I used a Dewalt hand held drill to drill out the holes with a 1/2″ bit which gave a slight bit of clearance for the M12 bolts. Drilling through the MDF was quite easy, but I took it slowly to prevent damage to the surrounding material.
Once the holes were drilled I put the vice on top to check that the bolts would go through into the right holes for confirmation.
Cutting two Metal Plates
To provide some extra protection against damage to the bench top, I followed some advice I found online to put a piece of steel above and below the bench top where the vice was. I used some .75mm Galvanised Steel for this which was cut with a bimetal blade on a jigsaw to 165mm squares.
Marking out the sheet was a matter of placing the square in the right position on top of the bench then placing the vice on top and marking with a pen through the holes. Marking the rear centre hole required some calculation though.
The bottom plate was marked out(in a different position due to the bench frame) by putting it on the bottom of the bench and marking through my drill holes. I then mounted it to my other work bench and drilled through the holes progressing from small bits to large bits as I don’t really have the right tool for this. I had to round out the holes a bit with the side of my 1/2″ drill bit to reef them out a bit as they weren’t perfectly aligned.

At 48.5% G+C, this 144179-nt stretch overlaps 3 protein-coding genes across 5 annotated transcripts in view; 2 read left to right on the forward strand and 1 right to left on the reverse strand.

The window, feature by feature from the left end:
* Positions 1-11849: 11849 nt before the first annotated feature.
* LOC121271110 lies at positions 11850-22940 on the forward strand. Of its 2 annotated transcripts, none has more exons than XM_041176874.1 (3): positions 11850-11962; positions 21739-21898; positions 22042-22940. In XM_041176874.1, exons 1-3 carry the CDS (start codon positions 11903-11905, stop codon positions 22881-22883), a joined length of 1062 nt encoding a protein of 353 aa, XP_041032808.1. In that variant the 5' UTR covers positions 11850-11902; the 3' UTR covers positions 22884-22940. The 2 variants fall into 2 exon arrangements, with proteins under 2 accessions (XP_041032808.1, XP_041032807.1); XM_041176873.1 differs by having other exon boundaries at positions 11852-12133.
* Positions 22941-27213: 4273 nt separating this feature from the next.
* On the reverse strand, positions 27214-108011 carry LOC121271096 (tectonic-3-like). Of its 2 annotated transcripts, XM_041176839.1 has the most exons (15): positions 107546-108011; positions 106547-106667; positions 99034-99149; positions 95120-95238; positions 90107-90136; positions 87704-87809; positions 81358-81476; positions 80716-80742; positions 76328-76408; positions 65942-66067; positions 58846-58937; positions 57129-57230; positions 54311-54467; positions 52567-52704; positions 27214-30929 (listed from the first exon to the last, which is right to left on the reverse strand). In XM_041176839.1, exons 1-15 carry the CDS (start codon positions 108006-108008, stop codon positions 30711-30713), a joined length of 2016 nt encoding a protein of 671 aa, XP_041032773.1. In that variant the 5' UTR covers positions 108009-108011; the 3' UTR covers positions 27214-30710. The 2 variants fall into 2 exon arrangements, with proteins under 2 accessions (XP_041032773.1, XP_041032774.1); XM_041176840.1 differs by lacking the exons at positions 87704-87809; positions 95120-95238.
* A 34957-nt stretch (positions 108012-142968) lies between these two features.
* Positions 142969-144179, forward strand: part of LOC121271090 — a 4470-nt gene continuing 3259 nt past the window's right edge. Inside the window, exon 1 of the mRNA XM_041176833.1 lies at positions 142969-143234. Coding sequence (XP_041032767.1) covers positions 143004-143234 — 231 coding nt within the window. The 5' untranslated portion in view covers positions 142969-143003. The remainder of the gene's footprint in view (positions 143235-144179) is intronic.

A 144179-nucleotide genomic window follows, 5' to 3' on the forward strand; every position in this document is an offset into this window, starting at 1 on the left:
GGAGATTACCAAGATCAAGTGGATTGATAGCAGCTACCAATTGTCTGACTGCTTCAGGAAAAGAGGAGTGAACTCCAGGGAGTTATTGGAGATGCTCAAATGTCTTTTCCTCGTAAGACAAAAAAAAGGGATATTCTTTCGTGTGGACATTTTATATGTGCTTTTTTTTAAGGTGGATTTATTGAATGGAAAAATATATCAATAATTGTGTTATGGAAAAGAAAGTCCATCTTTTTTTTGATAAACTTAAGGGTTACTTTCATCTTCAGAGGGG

Bolting into position
Once all the holes were drilled it was then just a matter of putting the top plate in position, dropping the vice onto it and dropping the side bolts through with a washer. The bottom plate was then positioned underneath and the nut and bolts finger tightened underneath.
The rear centre bolt was inserted from underneath and a washer and nut applied in the gap underneath the vice slide. Once all in position everything was tightened off with a shifting spanner and socket wrench.
I’ll also be putting some small self tapping screws in the corners of the metal plate just to keep them down perfectly flat so things don’t get caught on it as some of the corners have raised a little.
I paid $169 for the Work Bench Kit and $60 for the Castor Wheel kit as I wanted a mobile workbench.
The kit comes in one large box and is quite heavy(more than 16kg) so you may need some assistance to pick it up and carry it. I used a small trailer to carry mine home as it wouldn’t easily fit in a car. Even the castor kit is quite heavy.
Opening the box, the contents are packed with foam to protect them from scratches and marks, although things can move around inside as you tip the package up or down. A single page instruction sheet is included in the Work Bench kit. The assembly is pretty straight forward though.